• The dogecoin daemon interface (the most secured part)
  • The tipping provider interface (the highly secured-yet attackable part)
  • The client app (which the final user goes over).

Getting your hands on it

Right now, the tipping goes over the “GiveDogesTo” group. It’s the only feed I could monitor with no issues.

In order to get started, you must authorize the app, then join the group and post your commands there (only tipping). The withdraw requests go over the app’s dashboard.

Tipping commands are issued every minute. The app sends requests to join if you’re tipping someone who isn’t registered, and it sends tipping+balance notifications to recipients and senders when the transfer success.

[Edit] It is was registered as a game but that’s no more 🙂 …at the end, it didn’t loose functionality with the Graph API.

Here be the links

One last note

Please be patient and don’t manage too much coins right now. I’ve ran several tests and got no issues, but in the case of an apocalyptic crash, I can’t afford refunding thousands of doges to affected users.

Wall Street Journal



WSJ Bit beat

– Okay, dogecoiners, you got us. It may surprise people who don’t even know about bitcoin to learn that there are number of alternative, electronic currencies out there. They include litecoin, Ripples, Mastercoin, Quark, the soon-to-come auroracoin (for Icelanders)…and dogecoin, a newcomer that started out just in December as something of a joke — the “doge” refers to an Internet meme that involves Shiba Inus and various sayings and haikus. But it’s grown rapidly, thanks in part we assume to a rabid fan base.

After a raucous party in downtown Manhattan that ended with the Shiba emblem stuck to the Wall Street bull statue, this fan base decided over the weekend to make it their goal to get BitBeat to write about their favorite currency. One acolyte posted his email to us on a reddit board, and encouraged others to also write us. They did. A lot.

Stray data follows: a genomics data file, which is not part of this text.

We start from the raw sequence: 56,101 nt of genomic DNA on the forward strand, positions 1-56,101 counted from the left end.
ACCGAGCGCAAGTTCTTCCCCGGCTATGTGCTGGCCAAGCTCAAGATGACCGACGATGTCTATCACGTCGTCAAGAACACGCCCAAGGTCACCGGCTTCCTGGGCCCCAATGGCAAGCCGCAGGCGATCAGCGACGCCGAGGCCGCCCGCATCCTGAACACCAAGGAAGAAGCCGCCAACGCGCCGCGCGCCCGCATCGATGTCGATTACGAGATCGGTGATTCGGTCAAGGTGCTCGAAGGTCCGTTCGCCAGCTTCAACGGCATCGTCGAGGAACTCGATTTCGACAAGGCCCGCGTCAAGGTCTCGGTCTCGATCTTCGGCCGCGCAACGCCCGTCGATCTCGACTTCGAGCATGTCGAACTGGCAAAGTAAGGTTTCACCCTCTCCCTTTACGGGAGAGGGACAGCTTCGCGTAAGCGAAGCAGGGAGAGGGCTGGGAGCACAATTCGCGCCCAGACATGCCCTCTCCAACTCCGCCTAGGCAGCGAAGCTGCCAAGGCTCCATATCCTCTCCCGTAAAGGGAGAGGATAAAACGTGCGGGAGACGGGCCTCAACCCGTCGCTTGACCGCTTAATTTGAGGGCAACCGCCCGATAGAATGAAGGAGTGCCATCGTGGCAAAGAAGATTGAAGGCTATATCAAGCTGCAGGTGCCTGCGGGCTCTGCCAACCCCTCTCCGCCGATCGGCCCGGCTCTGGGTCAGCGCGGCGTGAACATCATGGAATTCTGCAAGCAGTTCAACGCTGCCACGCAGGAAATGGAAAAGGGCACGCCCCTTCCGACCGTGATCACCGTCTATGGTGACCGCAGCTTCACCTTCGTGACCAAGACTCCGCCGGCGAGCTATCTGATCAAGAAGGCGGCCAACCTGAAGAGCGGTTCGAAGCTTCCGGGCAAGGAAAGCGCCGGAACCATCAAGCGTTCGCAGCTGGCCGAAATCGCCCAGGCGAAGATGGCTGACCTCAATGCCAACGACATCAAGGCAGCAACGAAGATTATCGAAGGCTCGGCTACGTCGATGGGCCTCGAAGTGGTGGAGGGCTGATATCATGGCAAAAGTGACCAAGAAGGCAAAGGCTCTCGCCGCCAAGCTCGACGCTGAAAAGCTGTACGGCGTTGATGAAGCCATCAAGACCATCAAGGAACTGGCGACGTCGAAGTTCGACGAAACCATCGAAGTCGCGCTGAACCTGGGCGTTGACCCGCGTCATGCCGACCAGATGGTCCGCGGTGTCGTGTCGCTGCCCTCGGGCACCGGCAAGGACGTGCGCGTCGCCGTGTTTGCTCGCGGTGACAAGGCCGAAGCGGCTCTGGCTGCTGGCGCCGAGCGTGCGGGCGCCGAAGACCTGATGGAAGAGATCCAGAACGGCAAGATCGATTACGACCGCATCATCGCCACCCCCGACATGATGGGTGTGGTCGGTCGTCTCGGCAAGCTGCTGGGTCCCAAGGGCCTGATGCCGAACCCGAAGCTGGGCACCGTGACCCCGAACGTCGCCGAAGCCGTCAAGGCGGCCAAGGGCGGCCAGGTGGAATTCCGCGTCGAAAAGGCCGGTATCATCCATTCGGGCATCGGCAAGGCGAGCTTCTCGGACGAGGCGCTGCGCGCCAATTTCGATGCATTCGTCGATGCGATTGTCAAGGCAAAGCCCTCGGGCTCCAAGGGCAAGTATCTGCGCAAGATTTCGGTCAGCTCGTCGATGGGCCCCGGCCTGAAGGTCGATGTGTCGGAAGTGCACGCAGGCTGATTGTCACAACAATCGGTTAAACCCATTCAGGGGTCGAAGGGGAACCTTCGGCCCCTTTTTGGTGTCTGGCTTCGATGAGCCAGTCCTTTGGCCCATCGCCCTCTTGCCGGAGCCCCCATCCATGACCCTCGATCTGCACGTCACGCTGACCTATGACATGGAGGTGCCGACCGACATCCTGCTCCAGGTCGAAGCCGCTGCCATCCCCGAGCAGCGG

Granted, dogecoin has gone from Internet meme to one of the top five alt-coins in a matter of months, and granted there are also some features to it that may even improve upon bitcoin’s system. Certainly, having fun and encouraging others to do the same can be a very effective strategy to build buzz and goodwill. That the community was able to donate enough doegcoins (more than $30,000) to get the Jamaican bobsled team to the Sochi Olympics was a stroke of marketing genius.

But it’s worth remembering, too, that in the world of virtual currencies, there is almost no barrier to entry, and the success or failure of a system will depend upon its utility and its supporters. Because ultimately all these currencies – whether its dogecoin, bitcoin, or the U.S. dollar – are really just tools that aid commerce and business. How well they achieve that goal is the real measure of success.

On the other hand, it’s hard to take seriously a currency based on dog haikus.

So, there you go, dogecoiners. We’ve answered your fervent request, and to show how simpatico we are with your cause, we composed our own dogecoin haiku:

Dogecoin fans write us
Begging for some attention.
Shiba cracks hard snow. (Paul Vigna/Mike Casey)